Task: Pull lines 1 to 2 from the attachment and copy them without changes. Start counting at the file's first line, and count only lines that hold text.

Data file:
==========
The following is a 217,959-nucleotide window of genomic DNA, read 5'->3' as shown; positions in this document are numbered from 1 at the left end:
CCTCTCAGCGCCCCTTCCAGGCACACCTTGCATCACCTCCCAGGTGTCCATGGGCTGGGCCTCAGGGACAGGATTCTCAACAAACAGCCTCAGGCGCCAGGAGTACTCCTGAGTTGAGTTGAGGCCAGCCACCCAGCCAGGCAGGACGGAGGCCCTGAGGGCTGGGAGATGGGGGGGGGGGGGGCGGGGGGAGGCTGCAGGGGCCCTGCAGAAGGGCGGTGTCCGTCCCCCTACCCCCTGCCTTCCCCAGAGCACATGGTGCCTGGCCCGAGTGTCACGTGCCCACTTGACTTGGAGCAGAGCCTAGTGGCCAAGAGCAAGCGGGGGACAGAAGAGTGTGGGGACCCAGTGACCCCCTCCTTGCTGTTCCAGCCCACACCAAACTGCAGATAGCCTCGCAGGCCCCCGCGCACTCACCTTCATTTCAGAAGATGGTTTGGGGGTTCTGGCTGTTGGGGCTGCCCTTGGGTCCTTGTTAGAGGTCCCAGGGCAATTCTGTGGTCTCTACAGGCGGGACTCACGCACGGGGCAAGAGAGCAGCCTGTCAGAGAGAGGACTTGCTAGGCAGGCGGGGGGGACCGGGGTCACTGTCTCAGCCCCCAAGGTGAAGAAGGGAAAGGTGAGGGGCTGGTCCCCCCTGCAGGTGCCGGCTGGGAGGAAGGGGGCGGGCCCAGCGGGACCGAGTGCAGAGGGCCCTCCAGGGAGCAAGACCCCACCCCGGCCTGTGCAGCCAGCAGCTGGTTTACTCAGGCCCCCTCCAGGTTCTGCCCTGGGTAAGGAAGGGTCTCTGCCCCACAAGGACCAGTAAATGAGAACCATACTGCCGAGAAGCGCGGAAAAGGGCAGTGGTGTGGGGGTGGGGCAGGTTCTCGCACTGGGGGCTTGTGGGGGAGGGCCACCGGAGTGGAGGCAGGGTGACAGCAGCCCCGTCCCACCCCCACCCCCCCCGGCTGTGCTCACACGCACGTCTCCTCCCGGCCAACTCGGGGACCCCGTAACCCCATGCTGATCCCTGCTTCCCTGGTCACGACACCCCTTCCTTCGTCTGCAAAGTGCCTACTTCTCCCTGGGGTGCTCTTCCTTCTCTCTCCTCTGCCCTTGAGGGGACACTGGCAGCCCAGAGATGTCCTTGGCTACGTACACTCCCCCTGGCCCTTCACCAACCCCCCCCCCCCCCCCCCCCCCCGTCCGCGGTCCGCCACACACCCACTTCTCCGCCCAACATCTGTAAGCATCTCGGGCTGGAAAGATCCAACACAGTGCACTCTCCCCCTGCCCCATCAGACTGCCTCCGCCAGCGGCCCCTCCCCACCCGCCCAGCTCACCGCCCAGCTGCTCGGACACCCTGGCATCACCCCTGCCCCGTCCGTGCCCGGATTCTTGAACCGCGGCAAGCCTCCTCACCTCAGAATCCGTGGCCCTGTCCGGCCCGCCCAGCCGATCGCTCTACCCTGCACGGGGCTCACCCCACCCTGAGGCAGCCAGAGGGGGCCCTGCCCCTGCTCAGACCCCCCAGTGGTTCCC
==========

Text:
The following is a 217,959-nucleotide window of genomic DNA, read 5'->3' as shown; positions in this document are numbered from 1 at the left end:
CCTCTCAGCGCCCCTTCCAGGCACACCTTGCATCACCTCCCAGGTGTCCATGGGCTGGGCCTCAGGGACAGGATTCTCAACAAACAGCCTCAGGCGCCAGGAGTACTCCTGAGTTGAGTTGAGGCCAGCCACCCAGCCAGGCAGGACGGAGGCCCTGAGGGCTGGGAGATGGGGGGGGGGGGGGCGGGGGGAGGCTGCAGGGGCCCTGCAGAAGGGCGGTGTCCGTCCCCCTACCCCCTGCCTTCCCCAGAGCACATGGTGCCTGGCCCGAGTGTCACGTGCCCACTTGACTTGGAGCAGAGCCTAGTGGCCAAGAGCAAGCGGGGGACAGAAGAGTGTGGGGACCCAGTGACCCCCTCCTTGCTGTTCCAGCCCACACCAAACTGCAGATAGCCTCGCAGGCCCCCGCGCACTCACCTTCATTTCAGAAGATGGTTTGGGGGTTCTGGCTGTTGGGGCTGCCCTTGGGTCCTTGTTAGAGGTCCCAGGGCAATTCTGTGGTCTCTACAGGCGGGACTCACGCACGGGGCAAGAGAGCAGCCTGTCAGAGAGAGGACTTGCTAGGCAGGCGGGGGGGACCGGGGTCACTGTCTCAGCCCCCAAGGTGAAGAAGGGAAAGGTGAGGGGCTGGTCCCCCCTGCAGGTGCCGGCTGGGAGGAAGGGGGCGGGCCCAGCGGGACCGAGTGCAGAGGGCCCTCCAGGGAGCAAGACCCCACCCCGGCCTGTGCAGCCAGCAGCTGGTTTACTCAGGCCCCCTCCAGGTTCTGCCCTGGGTAAGGAAGGGTCTCTGCCCCACAAGGACCAGTAAATGAGAACCATACTGCCGAGAAGCGCGGAAAAGGGCAGTGGTGTGGGGGTGGGGCAGGTTCTCGCACTGGGGGCTTGTGGGGGAGGGCCACCGGAGTGGAGGCAGGGTGACAGCAGCCCCGTCCCACCCCCACCCCCCCCGGCTGTGCTCACACGCACGTCTCCTCCCGGCCAACTCGGGGACCCCGTAACCCCATGCTGATCCCTGCTTCCCTGGTCACGACACCCCTTCCTTCGTCTGCAAAGTGCCTACTTCTCCCTGGGGTGCTCTTCCTTCTCTCTCCTCTGCCCTTGAGGGGACACTGGCAGCCCAGAGATGTCCTTGGCTACGTACACTCCCCCTGGCCCTTCACCAACCCCCCCCCCCCCCCCCCCCCCCGTCCGCGGTCCGCCACACACCCACTTCTCCGCCCAACATCTGTAAGCATCTCGGGCTGGAAAGATCCAACACAGTGCACTCTCCCCCTGCCCCATCAGACTGCCTCCGCCAGCGGCCCCTCCCCACCCGCCCAGCTCACCGCCCAGCTGCTCGGACACCCTGGCATCACCCCTGCCCCGTCCGTGCCCGGATTCTTGAACCGCGGCAAGCCTCCTCACCTCAGAATCCGTGGCCCTGTCCGGCCCGCCCAGCCGATCGCTCTACCCTGCACGGGGCTCACCCCACCCTGAGGCAGCCAGAGGGGGCCCTGCCCCTGCTCAGACCCCCCAGTGGTTCCC